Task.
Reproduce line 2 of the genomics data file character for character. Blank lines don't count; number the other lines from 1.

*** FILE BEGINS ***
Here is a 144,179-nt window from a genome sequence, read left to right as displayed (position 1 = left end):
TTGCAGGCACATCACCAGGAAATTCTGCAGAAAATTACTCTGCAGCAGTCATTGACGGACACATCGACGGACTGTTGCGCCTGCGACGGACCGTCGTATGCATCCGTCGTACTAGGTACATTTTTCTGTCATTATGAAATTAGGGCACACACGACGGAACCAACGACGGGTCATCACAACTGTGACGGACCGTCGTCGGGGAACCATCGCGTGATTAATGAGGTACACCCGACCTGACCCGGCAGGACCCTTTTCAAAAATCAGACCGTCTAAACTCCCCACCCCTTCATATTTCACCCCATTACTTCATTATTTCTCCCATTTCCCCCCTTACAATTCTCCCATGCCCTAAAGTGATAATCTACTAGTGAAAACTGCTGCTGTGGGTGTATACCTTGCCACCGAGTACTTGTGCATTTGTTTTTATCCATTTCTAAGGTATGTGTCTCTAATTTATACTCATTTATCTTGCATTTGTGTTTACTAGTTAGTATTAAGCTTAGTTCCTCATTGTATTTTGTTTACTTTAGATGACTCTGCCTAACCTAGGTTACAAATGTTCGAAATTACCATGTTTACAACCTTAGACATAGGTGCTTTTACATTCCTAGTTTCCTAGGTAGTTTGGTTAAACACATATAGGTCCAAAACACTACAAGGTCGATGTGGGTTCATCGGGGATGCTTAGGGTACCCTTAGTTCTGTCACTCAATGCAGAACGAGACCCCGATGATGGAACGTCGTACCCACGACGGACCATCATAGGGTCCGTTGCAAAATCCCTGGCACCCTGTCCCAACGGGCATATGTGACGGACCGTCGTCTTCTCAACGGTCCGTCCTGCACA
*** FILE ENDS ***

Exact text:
TTGCAGGCACATCACCAGGAAATTCTGCAGAAAATTACTCTGCAGCAGTCATTGACGGACACATCGACGGACTGTTGCGCCTGCGACGGACCGTCGTATGCATCCGTCGTACTAGGTACATTTTTCTGTCATTATGAAATTAGGGCACACACGACGGAACCAACGACGGGTCATCACAACTGTGACGGACCGTCGTCGGGGAACCATCGCGTGATTAATGAGGTACACCCGACCTGACCCGGCAGGACCCTTTTCAAAAATCAGACCGTCTAAACTCCCCACCCCTTCATATTTCACCCCATTACTTCATTATTTCTCCCATTTCCCCCCTTACAATTCTCCCATGCCCTAAAGTGATAATCTACTAGTGAAAACTGCTGCTGTGGGTGTATACCTTGCCACCGAGTACTTGTGCATTTGTTTTTATCCATTTCTAAGGTATGTGTCTCTAATTTATACTCATTTATCTTGCATTTGTGTTTACTAGTTAGTATTAAGCTTAGTTCCTCATTGTATTTTGTTTACTTTAGATGACTCTGCCTAACCTAGGTTACAAATGTTCGAAATTACCATGTTTACAACCTTAGACATAGGTGCTTTTACATTCCTAGTTTCCTAGGTAGTTTGGTTAAACACATATAGGTCCAAAACACTACAAGGTCGATGTGGGTTCATCGGGGATGCTTAGGGTACCCTTAGTTCTGTCACTCAATGCAGAACGAGACCCCGATGATGGAACGTCGTACCCACGACGGACCATCATAGGGTCCGTTGCAAAATCCCTGGCACCCTGTCCCAACGGGCATATGTGACGGACCGTCGTCTTCTCAACGGTCCGTCCTGCACA